It's two tales of the city, 2000 versus 2003, the best of times and the worst of times. Should we feel sorry for our friends in Northern California now that their tech bubble has burst?
Hardly. Even after their economic meltdown, Southern Californians are still little more than a speck in the northern economy's rearview mirror. And the main reason, as revealed in census data, is surprising.
The factor chiefly responsible for the differences between North and South is not intrinsically economic. It relates to how each region treats the environment. There is an apparent relationship between the environment and the economy: They rise or fall together. And the Northerners are benefiting from a nasty streak of environmentalism, a problem with which Southern Californians obviously are not afflicted.
The 2000 census revealed a yawning gap in per capita income between Southern and Northern California, specifically the Bay Area. Every Bay Area county beat us out, with even the supposed tattered ragamuffin of Alameda being substantially ahead.
With the exception of Orange County, which was slightly above the national average, Southland personal incomes varied from below the national norm to desolation. Even after the Northern economic nosedive, the chasm remains (granted, other means of measuring societal income yield different results).
Was the North's rise just luck in being a high-tech hothouse? Well, that luck has turned 180 degrees. And luck, as was once stated by the owner of the Dodgers (back when it could be said with some assurance that they were in fact owned), is the residue of design.
In Southern California, we traditionally believe that population growth is the hub of our prosperity. If we don't grow, our economy withers and dies. Anyone holding this view needs to explain how arguably the most favored locale on the planet is below the national average in personal income and has been suffering a decades-long decline in constant dollars. The census data explain it.
Northern California's pro-environment philosophy of life produces a restrictive development ethic. Because unchecked growth overtaxes the environment as well as government infrastructure (including police, fire and schools), severe limits have been put in place. But where only limited numbers of habitations can be built, the higher the quality, the higher the profit.
In the Bay Area, dwellings targeted to low-income groups are generally built only as part of government programs. Environmental policies have the effect (Northern liberals hate hearing this, but oh well) of excluding these lower economic classes by reducing or eliminating housing available to them.
Here in the Southland, on the other hand, the environment is just something to be bulldozed. Stand still for 10 minutes and you're in danger of having a condo built on you.
So that sums it up, right? Disproportionately higher amounts of cheap labor here simply lower our average. But that's not the whole story. Take the case of an imaginary retailer selling, well, widgets. Five salespeople are going about their widgety business during the mid-1990s.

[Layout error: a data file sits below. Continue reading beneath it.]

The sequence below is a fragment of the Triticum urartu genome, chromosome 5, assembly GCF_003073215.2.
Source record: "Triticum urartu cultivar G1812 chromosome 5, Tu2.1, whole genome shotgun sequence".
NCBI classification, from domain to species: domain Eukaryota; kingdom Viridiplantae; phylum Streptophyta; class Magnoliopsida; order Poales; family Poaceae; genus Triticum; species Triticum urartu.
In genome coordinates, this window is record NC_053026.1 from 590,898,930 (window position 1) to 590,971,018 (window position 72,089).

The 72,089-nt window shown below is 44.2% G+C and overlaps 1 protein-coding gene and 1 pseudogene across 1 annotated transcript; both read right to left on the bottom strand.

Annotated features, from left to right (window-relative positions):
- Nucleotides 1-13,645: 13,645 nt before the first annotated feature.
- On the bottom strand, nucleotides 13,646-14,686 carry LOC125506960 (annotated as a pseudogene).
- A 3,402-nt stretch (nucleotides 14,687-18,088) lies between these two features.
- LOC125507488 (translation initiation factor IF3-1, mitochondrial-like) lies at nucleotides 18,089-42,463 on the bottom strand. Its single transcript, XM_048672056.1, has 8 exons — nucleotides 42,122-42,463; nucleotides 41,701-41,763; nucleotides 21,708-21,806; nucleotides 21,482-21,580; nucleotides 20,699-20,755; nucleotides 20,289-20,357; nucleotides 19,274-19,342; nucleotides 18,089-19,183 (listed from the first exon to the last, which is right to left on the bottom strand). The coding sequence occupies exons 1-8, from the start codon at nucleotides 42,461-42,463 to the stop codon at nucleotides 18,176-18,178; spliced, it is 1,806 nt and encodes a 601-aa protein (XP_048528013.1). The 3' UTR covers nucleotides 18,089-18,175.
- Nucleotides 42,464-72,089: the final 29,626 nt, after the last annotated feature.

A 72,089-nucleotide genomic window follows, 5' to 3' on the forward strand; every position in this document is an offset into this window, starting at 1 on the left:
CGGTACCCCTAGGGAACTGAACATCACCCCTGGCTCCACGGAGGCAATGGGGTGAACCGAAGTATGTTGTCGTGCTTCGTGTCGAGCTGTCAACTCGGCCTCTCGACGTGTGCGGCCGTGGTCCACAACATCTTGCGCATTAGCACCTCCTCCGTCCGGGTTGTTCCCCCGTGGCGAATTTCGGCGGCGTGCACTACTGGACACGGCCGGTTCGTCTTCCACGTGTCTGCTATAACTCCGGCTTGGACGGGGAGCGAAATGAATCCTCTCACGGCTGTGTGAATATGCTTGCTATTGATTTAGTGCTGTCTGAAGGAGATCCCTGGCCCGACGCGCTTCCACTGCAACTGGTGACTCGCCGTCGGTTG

Fast forward a few years after a large influx of cheap labor. The same store now has 10 salespeople. Though the average consumer has less real buying power, which results in a lower per-sale average price, profit is up for the merchant because of high volume.
Things aren't so good for the salespeople. It takes as much energy to move a cheap widget as an expensive one, so the average income is down. When the salespeople cash their shrinking paychecks, the difference percolates up and down the economic hierarchy.
This "trickle up" effect means that all economic classes except the wealthy (the widget shop owners) are dragged down. Southern California enjoys overall growth but decreasing individual incomes, with workers falling into lower economic classes.
This being the 21st century, call it the Titanium Law of Wages.
For this hypothesis to be correct, an economic slowdown in the Bay Area should result in a loss of population with unemployed people having no recourse other than to move. That has occurred, with all counties experiencing hemorrhaging. Remember that the Bay Area's economic clout is a byproduct of a cherished concept -- environmentalism. Sort of doing well economically by doing good socially.
But because it's not really a policy choice, there's no buffer for the current downturn, producing the above Draconian results.
Here in the Southland, it's more like doing badly by doing bad. It's hard to believe that Southern California was once better off than the nation as a whole. We've managed to pull off the unthinkable.
Which brings us back to the environment. A former president once said that if you've seen one redwood, you've seen 'em all. If the SoCal mentality bulldozes its way throughout the state, we just might get down to one last redwood. Seeing that lone ranger would be seeing 'em all.